Location: Cotton Fiber Bioscience ResearchTitle: Phenomics and transcriptomics analyses reveal depositions of suberin and lignin in the short fiber cell walls produced from a wild cotton species and two mutants
Submitted to: PLOS ONE
Publication Type: Peer Reviewed Journal
Publication Acceptance Date: 2/22/2023
Publication Date: 3/9/2023
Citation: Kim, H.J., Liu, Y., Thyssen, G.N., Naoumkina, M.A., Frelichowski, J.E. 2023. Phenomics and transcriptomics analyses reveal depositions of suberin and lignin in the short fiber cell walls produced from a wild cotton species and two mutants. PLOS ONE. https://doi.org/10.1371/journal.pone.0282799.
Interpretive Summary: Cotton fiber length is a major property determining the quality and commercial value of cotton. To understand common molecular mechanisms regulating fiber elongation, we compared the short cotton fibers of a wild species and two mutants producing short fibers with the long cotton fibers of three cultivated cottons. Comparisons of chemical compositions and gene expression profiles commonly showed that lignin and suberin are specifically associated with the short fiber phenotype. The hydrophobic suberin layers associated with lignin in fiber cell walls may block the transport of water and sugars from cotton ovules to fiber cells, which is required for elongating cotton fibers. The results suggest a common mechanism reducing fiber elongation processes in wild cotton species and short fiber mutants, and provide insight on how suberin and lignin may affect cotton fiber quality. Understanding of the common mechanism regulating fiber elongation may help cotton scientists improving cotton fiber length and quality.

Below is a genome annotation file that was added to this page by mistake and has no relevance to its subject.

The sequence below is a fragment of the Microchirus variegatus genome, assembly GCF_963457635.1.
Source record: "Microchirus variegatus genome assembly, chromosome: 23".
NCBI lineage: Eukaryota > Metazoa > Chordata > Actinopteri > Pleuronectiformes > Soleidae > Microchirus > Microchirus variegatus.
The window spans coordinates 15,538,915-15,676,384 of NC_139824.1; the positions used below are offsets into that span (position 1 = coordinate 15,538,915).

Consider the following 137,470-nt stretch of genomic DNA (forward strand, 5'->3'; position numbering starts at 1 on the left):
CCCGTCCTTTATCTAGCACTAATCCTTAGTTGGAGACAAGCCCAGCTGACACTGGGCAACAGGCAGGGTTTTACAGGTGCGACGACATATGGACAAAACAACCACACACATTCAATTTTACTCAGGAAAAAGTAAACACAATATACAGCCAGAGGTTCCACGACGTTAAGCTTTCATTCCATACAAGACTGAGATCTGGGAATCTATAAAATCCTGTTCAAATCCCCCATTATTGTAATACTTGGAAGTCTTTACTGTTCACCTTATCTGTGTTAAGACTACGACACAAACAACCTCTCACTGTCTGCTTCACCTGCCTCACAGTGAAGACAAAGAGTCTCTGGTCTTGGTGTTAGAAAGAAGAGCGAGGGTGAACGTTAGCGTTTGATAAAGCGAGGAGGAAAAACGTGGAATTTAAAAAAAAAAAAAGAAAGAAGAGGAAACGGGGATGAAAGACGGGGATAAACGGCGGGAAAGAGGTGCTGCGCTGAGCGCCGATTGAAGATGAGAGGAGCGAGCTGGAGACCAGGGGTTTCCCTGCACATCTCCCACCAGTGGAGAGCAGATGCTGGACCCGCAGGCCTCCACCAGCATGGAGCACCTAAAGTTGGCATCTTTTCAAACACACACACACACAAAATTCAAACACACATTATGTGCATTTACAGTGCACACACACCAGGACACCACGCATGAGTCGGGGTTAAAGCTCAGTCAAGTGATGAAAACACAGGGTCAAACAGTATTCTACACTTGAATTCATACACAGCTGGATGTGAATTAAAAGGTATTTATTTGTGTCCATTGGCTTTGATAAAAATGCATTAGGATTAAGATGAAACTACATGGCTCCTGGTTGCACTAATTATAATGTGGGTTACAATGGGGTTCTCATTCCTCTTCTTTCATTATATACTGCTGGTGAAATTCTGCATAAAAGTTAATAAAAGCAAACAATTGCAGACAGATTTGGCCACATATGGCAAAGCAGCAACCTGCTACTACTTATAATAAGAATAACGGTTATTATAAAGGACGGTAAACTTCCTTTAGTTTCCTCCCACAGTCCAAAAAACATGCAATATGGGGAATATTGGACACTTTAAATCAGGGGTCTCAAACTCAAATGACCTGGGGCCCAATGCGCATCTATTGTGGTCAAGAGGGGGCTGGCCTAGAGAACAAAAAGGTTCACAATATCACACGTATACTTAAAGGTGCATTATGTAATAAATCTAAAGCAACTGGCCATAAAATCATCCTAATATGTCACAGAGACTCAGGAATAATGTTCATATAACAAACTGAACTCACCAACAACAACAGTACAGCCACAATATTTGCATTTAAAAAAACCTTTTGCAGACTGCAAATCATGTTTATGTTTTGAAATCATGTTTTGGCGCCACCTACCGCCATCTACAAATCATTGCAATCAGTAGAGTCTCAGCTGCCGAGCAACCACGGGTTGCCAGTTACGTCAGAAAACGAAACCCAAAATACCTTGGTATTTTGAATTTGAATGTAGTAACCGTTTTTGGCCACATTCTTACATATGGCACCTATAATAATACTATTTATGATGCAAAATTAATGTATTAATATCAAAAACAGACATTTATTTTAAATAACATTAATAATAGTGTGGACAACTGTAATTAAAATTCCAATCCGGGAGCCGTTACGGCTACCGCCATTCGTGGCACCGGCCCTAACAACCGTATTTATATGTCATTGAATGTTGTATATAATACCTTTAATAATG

Technical Abstract: Fiber length is one of the major properties determining the quality and commercial value of cotton. To understand the mechanisms regulating fiber length, genetic variations of cotton species and mutants producing short fibers have been compared with cultivated cottons generating long and normal fibers. However, their phenomic variations other than fiber length have not been characterized well. Therefore, we compared physical and chemical properties of the short fibers with the long fibers. Fiber characteristics were compared in two sets: 1) wild diploid Gossypium raimondii Ulbrich (short fibers) with cultivated diploid G. arboreum L and tetraploid G. hirsutum L. (long fibers); 2) G. hirsutum short fiber mutants Ligon-lintless 1 (Li1) and 2 (Li2) with their near isogenic line (NIL), DP-5690 (long fibers). Chemical analyses showed that the short fibers commonly consisted of greater non-cellulosic components, including lignin and suberin, than the long fibers. Comparative transcriptomic analyses also identified up-regulation of the genes related to suberin and lignin biosynthesis in the short fibers. Our results may provide insight on how high levels of suberin and lignin in cell walls can affect cotton fiber length. The approaches combining phenomics and transcriptomics analyses of multiple sets of cotton fibers sharing a common phenotype would facilitate identifying genes and common pathways that significantly influence cotton fiber properties.